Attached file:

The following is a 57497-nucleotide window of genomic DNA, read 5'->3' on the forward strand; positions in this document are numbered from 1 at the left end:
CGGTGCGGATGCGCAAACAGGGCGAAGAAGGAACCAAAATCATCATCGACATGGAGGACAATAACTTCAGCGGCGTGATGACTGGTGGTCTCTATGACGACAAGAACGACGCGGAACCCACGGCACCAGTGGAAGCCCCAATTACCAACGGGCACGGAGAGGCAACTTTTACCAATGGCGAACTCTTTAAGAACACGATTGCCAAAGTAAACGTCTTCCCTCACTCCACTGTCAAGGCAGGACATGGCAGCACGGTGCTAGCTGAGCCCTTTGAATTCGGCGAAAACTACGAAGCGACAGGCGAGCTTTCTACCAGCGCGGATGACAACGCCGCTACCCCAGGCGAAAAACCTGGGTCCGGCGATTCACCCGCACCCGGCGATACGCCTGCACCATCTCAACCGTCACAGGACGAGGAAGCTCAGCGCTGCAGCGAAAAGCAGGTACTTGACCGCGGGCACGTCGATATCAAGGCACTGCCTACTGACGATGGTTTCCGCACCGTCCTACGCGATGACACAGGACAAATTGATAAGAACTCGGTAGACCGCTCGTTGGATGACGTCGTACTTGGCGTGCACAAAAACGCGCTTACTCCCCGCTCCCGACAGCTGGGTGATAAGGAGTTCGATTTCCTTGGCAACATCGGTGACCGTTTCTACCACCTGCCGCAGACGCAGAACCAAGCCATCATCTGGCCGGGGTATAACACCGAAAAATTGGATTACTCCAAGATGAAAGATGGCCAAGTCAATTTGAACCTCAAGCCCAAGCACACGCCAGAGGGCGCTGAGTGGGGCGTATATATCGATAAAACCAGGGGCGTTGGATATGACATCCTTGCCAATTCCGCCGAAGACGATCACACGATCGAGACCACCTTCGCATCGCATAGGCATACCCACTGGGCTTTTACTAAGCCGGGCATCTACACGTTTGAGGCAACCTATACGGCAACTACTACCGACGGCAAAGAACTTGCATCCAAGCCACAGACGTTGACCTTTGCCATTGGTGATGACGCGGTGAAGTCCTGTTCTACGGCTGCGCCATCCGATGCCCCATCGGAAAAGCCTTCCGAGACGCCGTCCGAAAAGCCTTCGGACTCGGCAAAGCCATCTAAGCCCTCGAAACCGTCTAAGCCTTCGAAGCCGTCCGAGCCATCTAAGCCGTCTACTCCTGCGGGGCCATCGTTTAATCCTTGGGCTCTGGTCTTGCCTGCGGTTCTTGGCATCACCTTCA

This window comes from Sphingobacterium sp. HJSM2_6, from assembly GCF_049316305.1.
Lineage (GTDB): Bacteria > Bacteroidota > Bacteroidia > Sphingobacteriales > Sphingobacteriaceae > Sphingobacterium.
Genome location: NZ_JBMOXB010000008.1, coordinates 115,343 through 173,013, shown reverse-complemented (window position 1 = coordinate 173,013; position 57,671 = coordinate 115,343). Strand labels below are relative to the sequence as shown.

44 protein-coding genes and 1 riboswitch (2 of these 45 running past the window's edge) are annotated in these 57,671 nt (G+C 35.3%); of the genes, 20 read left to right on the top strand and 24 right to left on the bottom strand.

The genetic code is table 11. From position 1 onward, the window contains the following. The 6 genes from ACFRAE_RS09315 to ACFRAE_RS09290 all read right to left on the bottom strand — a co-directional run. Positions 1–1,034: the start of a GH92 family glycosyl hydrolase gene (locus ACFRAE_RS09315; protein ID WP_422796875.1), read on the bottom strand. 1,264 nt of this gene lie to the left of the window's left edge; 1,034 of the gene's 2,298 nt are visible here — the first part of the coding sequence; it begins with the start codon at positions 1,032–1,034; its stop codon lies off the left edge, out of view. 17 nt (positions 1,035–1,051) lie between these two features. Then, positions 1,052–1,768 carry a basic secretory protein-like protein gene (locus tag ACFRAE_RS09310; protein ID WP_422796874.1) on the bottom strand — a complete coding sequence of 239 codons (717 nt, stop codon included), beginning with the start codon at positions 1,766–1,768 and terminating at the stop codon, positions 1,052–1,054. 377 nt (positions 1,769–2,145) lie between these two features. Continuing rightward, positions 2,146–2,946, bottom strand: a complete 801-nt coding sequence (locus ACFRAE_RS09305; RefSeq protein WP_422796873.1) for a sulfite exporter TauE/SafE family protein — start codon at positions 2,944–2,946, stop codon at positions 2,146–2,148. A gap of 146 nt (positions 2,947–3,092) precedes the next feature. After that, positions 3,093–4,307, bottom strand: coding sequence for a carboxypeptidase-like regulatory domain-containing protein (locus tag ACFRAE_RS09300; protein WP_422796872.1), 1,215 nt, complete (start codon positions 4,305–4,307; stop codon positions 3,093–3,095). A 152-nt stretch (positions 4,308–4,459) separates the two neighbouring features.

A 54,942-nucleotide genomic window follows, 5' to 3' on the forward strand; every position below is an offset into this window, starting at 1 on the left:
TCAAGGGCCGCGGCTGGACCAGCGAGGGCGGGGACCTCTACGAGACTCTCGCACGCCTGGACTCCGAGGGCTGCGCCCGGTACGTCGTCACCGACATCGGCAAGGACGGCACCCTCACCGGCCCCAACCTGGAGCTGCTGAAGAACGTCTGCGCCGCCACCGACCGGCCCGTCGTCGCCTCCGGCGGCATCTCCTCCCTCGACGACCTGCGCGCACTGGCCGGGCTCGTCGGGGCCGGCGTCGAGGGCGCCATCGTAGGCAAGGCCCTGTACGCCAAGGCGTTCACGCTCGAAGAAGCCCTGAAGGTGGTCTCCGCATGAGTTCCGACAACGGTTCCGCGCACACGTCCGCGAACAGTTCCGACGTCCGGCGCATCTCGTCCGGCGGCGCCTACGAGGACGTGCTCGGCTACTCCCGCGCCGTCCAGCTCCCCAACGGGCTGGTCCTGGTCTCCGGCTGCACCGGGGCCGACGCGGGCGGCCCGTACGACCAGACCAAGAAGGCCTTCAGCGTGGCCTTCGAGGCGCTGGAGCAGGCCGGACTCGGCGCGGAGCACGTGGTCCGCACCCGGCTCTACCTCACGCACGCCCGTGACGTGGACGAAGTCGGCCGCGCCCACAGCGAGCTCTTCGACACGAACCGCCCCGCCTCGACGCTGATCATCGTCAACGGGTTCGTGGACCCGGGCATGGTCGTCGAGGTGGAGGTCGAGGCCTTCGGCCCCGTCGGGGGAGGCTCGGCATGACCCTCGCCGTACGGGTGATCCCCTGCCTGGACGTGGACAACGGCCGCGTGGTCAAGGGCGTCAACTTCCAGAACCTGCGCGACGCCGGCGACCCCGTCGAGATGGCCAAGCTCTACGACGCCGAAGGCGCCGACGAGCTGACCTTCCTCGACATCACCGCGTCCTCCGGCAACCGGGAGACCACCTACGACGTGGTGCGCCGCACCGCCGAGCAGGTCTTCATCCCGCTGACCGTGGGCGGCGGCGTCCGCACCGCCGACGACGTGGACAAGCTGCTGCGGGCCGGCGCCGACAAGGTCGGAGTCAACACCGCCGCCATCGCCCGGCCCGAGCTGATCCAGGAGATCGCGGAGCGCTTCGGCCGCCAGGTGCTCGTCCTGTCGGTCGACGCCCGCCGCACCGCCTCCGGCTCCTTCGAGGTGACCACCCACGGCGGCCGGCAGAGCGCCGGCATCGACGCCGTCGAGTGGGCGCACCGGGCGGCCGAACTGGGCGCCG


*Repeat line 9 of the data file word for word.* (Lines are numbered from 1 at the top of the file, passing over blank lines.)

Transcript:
TCAAGGGCCGCGGCTGGACCAGCGAGGGCGGGGACCTCTACGAGACTCTCGCACGCCTGGACTCCGAGGGCTGCGCCCGGTACGTCGTCACCGACATCGGCAAGGACGGCACCCTCACCGGCCCCAACCTGGAGCTGCTGAAGAACGTCTGCGCCGCCACCGACCGGCCCGTCGTCGCCTCCGGCGGCATCTCCTCCCTCGACGACCTGCGCGCACTGGCCGGGCTCGTCGGGGCCGGCGTCGAGGGCGCCATCGTAGGCAAGGCCCTGTACGCCAAGGCGTTCACGCTCGAAGAAGCCCTGAAGGTGGTCTCCGCATGAGTTCCGACAACGGTTCCGCGCACACGTCCGCGAACAGTTCCGACGTCCGGCGCATCTCGTCCGGCGGCGCCTACGAGGACGTGCTCGGCTACTCCCGCGCCGTCCAGCTCCCCAACGGGCTGGTCCTGGTCTCCGGCTGCACCGGGGCCGACGCGGGCGGCCCGTACGACCAGACCAAGAAGGCCTTCAGCGTGGCCTTCGAGGCGCTGGAGCAGGCCGGACTCGGCGCGGAGCACGTGGTCCGCACCCGGCTCTACCTCACGCACGCCCGTGACGTGGACGAAGTCGGCCGCGCCCACAGCGAGCTCTTCGACACGAACCGCCCCGCCTCGACGCTGATCATCGTCAACGGGTTCGTGGACCCGGGCATGGTCGTCGAGGTGGAGGTCGAGGCCTTCGGCCCCGTCGGGGGAGGCTCGGCATGACCCTCGCCGTACGGGTGATCCCCTGCCTGGACGTGGACAACGGCCGCGTGGTCAAGGGCGTCAACTTCCAGAACCTGCGCGACGCCGGCGACCCCGTCGAGATGGCCAAGCTCTACGACGCCGAAGGCGCCGACGAGCTGACCTTCCTCGACATCACCGCGTCCTCCGGCAACCGGGAGACCACCTACGACGTGGTGCGCCGCACCGCCGAGCAGGTCTTCATCCCGCTGACCGTGGGCGGCGGCGTCCGCACCGCCGACGACGTGGACAAGCTGCTGCGGGCCGGCGCCGACAAGGTCGGAGTCAACACCGCCGCCATCGCCCGGCCCGAGCTGATCCAGGAGATCGCGGAGCGCTTCGGCCGCCAGGTGCTCGTCCTGTCGGTCGACGCCCGCCGCACCGCCTCCGGCTCCTTCGAGGTGACCACCCACGGCGGCCGGCAGAGCGCCGGCATCGACGCCGTCGAGTGGGCGCACCGGGCGGCCGAACTGGGCGCCG